Sure, there was the Easter Bunny, Santa Claus, and a good parking spot at the mall to bust my suspension of disbelief bubble long before I discovered pro wrestling was scripted. I was a Hulkamanaic, darn it, and when he channeled our cheers, those pythons did what they were put on this great Earth to do.

Fast forward nearly 30 years and even with knowledge of outcomes pre-determined, pro wrestling remains an art form to its most dedicated followers. One would be hard pressed to fail to appreciate the history and storytelling of lucha libre’s finest tecnicos and rudos.

Of course, each wrestling promotion and body type has its own style of match. Strong style kick fests. Big men slam-a-thons. Lucha acrobatics. Grappler submission battles. They all tell the wrestling tale in a unique way. Like any pro wrestling aficionado, I have my favorite genre. Still, any well presented battle of ring titans, unfolding in a logical fashion, never ceases to draw my attention and applause.

Well, here’s the catch.

Perhaps it wrestling over saturation (streaming services, cross-pollinating, talent transfers), but I’m noticing a disturbing and sudden drop in physical storytelling where many matches seemingly are just going through the motions. Three moves of doom are being replaced with staccato sequence of give and take. Counters rarely chain together, personality left before/after matches, selling a story in the ring an afterthought.

Don’t get me wrong: I’m not declaring this a universal malady, rather something that’s becoming too common and therefore noticeable. An uninspired match does happen on occasion (due to injury, illness, or simply life). But PPVs with an occasional outlier are now seemingly the reverse. In the suddenly ultra- competitive pro wrestling landscape, is the talent so physically taxed to inhibit pace?

Meaning, and in short: pro wrestling is not looking as ‘real’ as it should. Yes, I know a DDT doesn’t actually incapacitate, a sharpshooter nothing more than a comfortable stretch well sold by the opponent. On the same token, kayfabe is over-enthusiastic acting with a sprinkle of humor, not Shakespeare soliloquy.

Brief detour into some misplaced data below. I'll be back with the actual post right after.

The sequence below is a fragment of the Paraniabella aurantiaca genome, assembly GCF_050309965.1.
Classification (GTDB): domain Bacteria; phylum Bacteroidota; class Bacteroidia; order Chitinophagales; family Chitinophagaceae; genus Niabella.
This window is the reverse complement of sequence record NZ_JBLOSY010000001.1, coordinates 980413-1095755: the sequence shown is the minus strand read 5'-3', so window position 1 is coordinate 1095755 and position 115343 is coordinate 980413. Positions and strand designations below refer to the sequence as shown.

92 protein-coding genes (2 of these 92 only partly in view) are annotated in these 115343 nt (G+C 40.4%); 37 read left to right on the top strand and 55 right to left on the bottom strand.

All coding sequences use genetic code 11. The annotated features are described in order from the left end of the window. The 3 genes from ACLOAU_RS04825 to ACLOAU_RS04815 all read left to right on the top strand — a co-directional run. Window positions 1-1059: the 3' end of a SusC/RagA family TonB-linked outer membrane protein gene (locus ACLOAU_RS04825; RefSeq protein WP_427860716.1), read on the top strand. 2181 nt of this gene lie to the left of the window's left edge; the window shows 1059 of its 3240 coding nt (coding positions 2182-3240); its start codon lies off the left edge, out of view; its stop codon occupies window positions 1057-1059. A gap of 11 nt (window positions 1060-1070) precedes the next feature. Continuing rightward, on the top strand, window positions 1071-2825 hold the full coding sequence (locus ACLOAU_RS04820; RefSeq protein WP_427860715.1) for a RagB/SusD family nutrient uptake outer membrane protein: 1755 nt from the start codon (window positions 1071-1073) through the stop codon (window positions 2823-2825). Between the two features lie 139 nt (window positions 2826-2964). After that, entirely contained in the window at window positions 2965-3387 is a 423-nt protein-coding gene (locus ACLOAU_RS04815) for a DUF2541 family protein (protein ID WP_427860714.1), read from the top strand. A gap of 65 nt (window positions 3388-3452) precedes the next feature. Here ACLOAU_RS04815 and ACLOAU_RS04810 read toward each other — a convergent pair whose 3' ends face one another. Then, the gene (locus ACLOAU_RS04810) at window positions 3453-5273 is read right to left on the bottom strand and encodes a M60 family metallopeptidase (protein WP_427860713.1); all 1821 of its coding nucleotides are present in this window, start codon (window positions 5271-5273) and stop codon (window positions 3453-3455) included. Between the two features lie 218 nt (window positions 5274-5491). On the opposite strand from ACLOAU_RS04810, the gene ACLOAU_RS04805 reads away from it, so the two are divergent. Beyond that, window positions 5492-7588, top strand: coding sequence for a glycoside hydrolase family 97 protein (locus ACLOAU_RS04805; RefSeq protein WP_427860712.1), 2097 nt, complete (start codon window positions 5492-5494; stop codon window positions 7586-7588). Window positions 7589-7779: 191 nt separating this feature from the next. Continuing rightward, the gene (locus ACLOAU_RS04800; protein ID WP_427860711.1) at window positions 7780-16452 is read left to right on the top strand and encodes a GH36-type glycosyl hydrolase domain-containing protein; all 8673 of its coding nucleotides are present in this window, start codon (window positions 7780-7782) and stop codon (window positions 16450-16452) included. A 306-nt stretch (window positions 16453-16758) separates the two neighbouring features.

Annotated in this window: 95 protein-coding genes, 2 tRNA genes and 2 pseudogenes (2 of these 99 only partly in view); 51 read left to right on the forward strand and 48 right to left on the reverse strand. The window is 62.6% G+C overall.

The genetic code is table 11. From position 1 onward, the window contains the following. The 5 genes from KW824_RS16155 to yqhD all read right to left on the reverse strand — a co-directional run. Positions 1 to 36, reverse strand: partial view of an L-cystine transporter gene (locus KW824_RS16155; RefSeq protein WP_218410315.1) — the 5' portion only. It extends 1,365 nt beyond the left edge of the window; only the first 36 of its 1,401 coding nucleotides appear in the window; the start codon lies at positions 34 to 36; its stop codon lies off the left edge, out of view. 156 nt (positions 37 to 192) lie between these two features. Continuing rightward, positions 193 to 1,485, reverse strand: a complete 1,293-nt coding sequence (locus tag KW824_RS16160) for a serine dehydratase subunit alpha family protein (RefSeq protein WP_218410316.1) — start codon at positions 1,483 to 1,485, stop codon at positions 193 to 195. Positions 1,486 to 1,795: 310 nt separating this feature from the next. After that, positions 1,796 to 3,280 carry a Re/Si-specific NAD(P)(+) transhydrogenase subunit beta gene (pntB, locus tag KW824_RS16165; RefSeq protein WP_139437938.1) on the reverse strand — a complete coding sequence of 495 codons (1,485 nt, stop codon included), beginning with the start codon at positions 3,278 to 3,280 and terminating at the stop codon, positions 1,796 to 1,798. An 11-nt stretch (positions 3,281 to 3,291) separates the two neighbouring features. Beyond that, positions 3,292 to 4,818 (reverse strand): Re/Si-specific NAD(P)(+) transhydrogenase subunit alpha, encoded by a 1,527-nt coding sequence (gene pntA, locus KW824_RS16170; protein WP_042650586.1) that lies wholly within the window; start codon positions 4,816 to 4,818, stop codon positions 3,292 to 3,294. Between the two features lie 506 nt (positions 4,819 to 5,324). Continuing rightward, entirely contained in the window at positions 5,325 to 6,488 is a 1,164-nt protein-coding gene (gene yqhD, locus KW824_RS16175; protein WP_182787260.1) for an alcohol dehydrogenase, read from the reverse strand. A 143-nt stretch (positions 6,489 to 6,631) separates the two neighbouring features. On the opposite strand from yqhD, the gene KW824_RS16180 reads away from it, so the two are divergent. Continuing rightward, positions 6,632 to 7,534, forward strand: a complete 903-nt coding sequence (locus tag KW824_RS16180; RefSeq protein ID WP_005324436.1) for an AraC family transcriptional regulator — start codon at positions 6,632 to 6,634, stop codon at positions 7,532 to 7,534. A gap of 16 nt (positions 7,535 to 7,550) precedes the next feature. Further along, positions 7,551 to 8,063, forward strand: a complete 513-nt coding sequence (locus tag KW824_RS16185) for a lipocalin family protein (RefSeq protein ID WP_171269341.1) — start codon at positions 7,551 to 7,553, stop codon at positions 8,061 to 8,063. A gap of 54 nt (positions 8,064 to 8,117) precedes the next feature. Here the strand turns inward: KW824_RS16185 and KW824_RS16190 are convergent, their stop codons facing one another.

“This is awesome” was near-exclusively reserved for moments when disbelief suspended. Now it for longer matches free from quick hit endings a slave to TV commercial breaks. It brings to question whether the greatest and perhaps lone chance of suspending disbelief is at empowered, smaller indy and/or house shows.  Perhaps the best example of this occurred at an epic, 2015 Full Impact Pro match between Monster Tarver and Rhett Giddins. This was both a physical and psychological brawl. It’s no wonder this a success, knowing what Tarver brought into  the ring that night on a personal level.  It’s also one of the reasons Lucha Underground became such a sensation.

Going back to where I started from: I’m well aware Hulkamania didn’t need me. But it was dedicated to the experience of selling something beyond exhibition. I’m wondering if the present are tell tale signs of talent stretched too thin.


  1. Another reason why Indies are the light in a world of darkness. Local promotions have to tell stories to keep the people coming each month. The people making the decisions are wrestling people. Unlike TV where it’s a commoditized product jammed into their profit formula.

    Liked by 1 person

  2. Concur…although in revisiting older and mainstream WWF, these aspects were alive and well. Wrestlemania 7, for instance, was a stellar array of matches and storytelling types. What is the tipping point for when commercial drowns creative? Also, is this more a byproduct of schedule than format?


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